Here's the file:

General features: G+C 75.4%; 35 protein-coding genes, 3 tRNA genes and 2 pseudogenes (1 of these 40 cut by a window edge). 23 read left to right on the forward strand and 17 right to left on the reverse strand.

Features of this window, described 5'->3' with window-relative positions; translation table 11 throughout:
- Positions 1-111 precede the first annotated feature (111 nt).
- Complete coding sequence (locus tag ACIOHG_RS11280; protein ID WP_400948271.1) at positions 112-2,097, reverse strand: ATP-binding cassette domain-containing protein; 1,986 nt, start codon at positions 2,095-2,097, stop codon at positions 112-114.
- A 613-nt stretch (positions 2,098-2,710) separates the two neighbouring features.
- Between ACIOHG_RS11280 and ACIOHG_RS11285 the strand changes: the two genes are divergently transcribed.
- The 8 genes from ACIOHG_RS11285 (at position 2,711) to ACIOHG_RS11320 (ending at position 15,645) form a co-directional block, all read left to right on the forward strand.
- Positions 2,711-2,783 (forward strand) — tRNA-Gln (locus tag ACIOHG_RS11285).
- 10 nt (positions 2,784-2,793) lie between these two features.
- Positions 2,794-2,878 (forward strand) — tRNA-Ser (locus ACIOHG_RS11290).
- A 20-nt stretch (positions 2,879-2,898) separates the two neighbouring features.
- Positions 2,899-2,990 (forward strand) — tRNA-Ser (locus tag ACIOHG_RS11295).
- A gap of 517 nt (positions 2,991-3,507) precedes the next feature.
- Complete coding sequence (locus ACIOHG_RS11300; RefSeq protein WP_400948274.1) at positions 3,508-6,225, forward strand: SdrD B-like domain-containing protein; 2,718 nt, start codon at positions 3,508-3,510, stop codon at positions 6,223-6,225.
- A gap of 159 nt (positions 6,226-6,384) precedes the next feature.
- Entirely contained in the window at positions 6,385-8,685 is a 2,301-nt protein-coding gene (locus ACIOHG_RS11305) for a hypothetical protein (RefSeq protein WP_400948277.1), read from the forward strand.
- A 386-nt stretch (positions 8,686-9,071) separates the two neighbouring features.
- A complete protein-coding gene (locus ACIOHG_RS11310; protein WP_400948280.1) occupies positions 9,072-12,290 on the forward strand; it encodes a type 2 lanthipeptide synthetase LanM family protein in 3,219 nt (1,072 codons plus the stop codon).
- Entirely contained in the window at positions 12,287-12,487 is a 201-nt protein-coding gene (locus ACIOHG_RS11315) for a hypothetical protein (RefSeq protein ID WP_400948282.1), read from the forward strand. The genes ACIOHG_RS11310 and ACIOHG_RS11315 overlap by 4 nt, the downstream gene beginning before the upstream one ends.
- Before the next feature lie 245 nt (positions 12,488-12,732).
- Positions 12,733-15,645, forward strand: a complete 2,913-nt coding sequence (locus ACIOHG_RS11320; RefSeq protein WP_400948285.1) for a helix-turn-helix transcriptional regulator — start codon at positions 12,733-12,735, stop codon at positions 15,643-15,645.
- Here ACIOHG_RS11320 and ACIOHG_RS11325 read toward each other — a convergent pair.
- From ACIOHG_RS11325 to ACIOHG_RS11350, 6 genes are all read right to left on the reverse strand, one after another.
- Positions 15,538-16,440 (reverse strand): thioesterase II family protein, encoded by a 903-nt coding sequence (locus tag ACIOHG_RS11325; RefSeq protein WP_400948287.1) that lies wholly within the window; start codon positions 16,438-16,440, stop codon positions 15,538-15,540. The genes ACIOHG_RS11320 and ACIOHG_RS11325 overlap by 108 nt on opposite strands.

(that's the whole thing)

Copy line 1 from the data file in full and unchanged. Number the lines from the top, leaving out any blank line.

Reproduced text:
General features: G+C 75.4%; 35 protein-coding genes, 3 tRNA genes and 2 pseudogenes (1 of these 40 cut by a window edge). 23 read left to right on the forward strand and 17 right to left on the reverse strand.